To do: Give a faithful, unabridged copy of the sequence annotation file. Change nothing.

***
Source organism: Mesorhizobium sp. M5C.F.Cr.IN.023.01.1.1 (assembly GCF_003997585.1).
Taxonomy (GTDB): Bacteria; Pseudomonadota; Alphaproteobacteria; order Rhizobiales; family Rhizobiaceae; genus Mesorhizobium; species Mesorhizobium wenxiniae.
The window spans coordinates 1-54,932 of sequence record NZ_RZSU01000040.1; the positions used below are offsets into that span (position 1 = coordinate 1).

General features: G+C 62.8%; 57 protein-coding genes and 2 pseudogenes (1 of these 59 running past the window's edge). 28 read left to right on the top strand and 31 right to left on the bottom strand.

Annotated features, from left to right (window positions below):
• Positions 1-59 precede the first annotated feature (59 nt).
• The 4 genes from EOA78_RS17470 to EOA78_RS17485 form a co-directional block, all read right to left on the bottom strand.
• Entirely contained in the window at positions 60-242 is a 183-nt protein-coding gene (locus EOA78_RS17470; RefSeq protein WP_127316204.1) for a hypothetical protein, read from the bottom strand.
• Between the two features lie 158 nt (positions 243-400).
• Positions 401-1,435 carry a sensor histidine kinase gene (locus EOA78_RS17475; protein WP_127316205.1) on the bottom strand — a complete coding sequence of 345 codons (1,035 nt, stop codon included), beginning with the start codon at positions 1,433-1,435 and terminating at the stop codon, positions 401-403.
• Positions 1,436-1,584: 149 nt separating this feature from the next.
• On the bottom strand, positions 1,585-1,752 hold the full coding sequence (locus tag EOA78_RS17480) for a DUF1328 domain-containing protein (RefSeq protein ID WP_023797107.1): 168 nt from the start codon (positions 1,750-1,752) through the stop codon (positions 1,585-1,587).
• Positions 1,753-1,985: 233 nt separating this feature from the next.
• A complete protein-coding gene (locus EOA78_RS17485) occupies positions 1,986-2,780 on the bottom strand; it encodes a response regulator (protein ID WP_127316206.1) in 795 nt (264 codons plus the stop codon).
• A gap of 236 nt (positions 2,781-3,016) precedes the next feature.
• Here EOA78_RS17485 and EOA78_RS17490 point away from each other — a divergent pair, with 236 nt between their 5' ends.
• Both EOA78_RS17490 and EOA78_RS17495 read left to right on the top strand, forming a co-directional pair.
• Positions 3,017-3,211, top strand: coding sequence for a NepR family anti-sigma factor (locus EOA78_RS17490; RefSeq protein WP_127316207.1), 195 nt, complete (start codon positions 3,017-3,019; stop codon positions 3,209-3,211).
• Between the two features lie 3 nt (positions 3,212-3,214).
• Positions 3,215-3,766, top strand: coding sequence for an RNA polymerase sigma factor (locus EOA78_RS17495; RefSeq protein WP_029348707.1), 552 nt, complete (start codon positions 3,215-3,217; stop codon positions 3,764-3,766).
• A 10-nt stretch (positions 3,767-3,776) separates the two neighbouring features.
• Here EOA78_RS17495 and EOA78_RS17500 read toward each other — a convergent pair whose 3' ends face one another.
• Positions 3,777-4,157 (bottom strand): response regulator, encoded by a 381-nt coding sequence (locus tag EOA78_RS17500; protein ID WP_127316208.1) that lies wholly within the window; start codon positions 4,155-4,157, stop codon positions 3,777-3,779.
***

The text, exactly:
Source organism: Mesorhizobium sp. M5C.F.Cr.IN.023.01.1.1 (assembly GCF_003997585.1).
Taxonomy (GTDB): Bacteria; Pseudomonadota; Alphaproteobacteria; order Rhizobiales; family Rhizobiaceae; genus Mesorhizobium; species Mesorhizobium wenxiniae.
The window spans coordinates 1-54,932 of sequence record NZ_RZSU01000040.1; the positions used below are offsets into that span (position 1 = coordinate 1).

General features: G+C 62.8%; 57 protein-coding genes and 2 pseudogenes (1 of these 59 running past the window's edge). 28 read left to right on the top strand and 31 right to left on the bottom strand.

Annotated features, from left to right (window positions below):
• Positions 1-59 precede the first annotated feature (59 nt).
• The 4 genes from EOA78_RS17470 to EOA78_RS17485 form a co-directional block, all read right to left on the bottom strand.
• Entirely contained in the window at positions 60-242 is a 183-nt protein-coding gene (locus EOA78_RS17470; RefSeq protein WP_127316204.1) for a hypothetical protein, read from the bottom strand.
• Between the two features lie 158 nt (positions 243-400).
• Positions 401-1,435 carry a sensor histidine kinase gene (locus EOA78_RS17475; protein WP_127316205.1) on the bottom strand — a complete coding sequence of 345 codons (1,035 nt, stop codon included), beginning with the start codon at positions 1,433-1,435 and terminating at the stop codon, positions 401-403.
• Positions 1,436-1,584: 149 nt separating this feature from the next.
• On the bottom strand, positions 1,585-1,752 hold the full coding sequence (locus tag EOA78_RS17480) for a DUF1328 domain-containing protein (RefSeq protein ID WP_023797107.1): 168 nt from the start codon (positions 1,750-1,752) through the stop codon (positions 1,585-1,587).
• Positions 1,753-1,985: 233 nt separating this feature from the next.
• A complete protein-coding gene (locus EOA78_RS17485) occupies positions 1,986-2,780 on the bottom strand; it encodes a response regulator (protein ID WP_127316206.1) in 795 nt (264 codons plus the stop codon).
• A gap of 236 nt (positions 2,781-3,016) precedes the next feature.
• Here EOA78_RS17485 and EOA78_RS17490 point away from each other — a divergent pair, with 236 nt between their 5' ends.
• Both EOA78_RS17490 and EOA78_RS17495 read left to right on the top strand, forming a co-directional pair.
• Positions 3,017-3,211, top strand: coding sequence for a NepR family anti-sigma factor (locus EOA78_RS17490; RefSeq protein WP_127316207.1), 195 nt, complete (start codon positions 3,017-3,019; stop codon positions 3,209-3,211).
• Between the two features lie 3 nt (positions 3,212-3,214).
• Positions 3,215-3,766, top strand: coding sequence for an RNA polymerase sigma factor (locus EOA78_RS17495; RefSeq protein WP_029348707.1), 552 nt, complete (start codon positions 3,215-3,217; stop codon positions 3,764-3,766).
• A 10-nt stretch (positions 3,767-3,776) separates the two neighbouring features.
• Here EOA78_RS17495 and EOA78_RS17500 read toward each other — a convergent pair whose 3' ends face one another.
• Positions 3,777-4,157 (bottom strand): response regulator, encoded by a 381-nt coding sequence (locus tag EOA78_RS17500; protein ID WP_127316208.1) that lies wholly within the window; start codon positions 4,155-4,157, stop codon positions 3,777-3,779.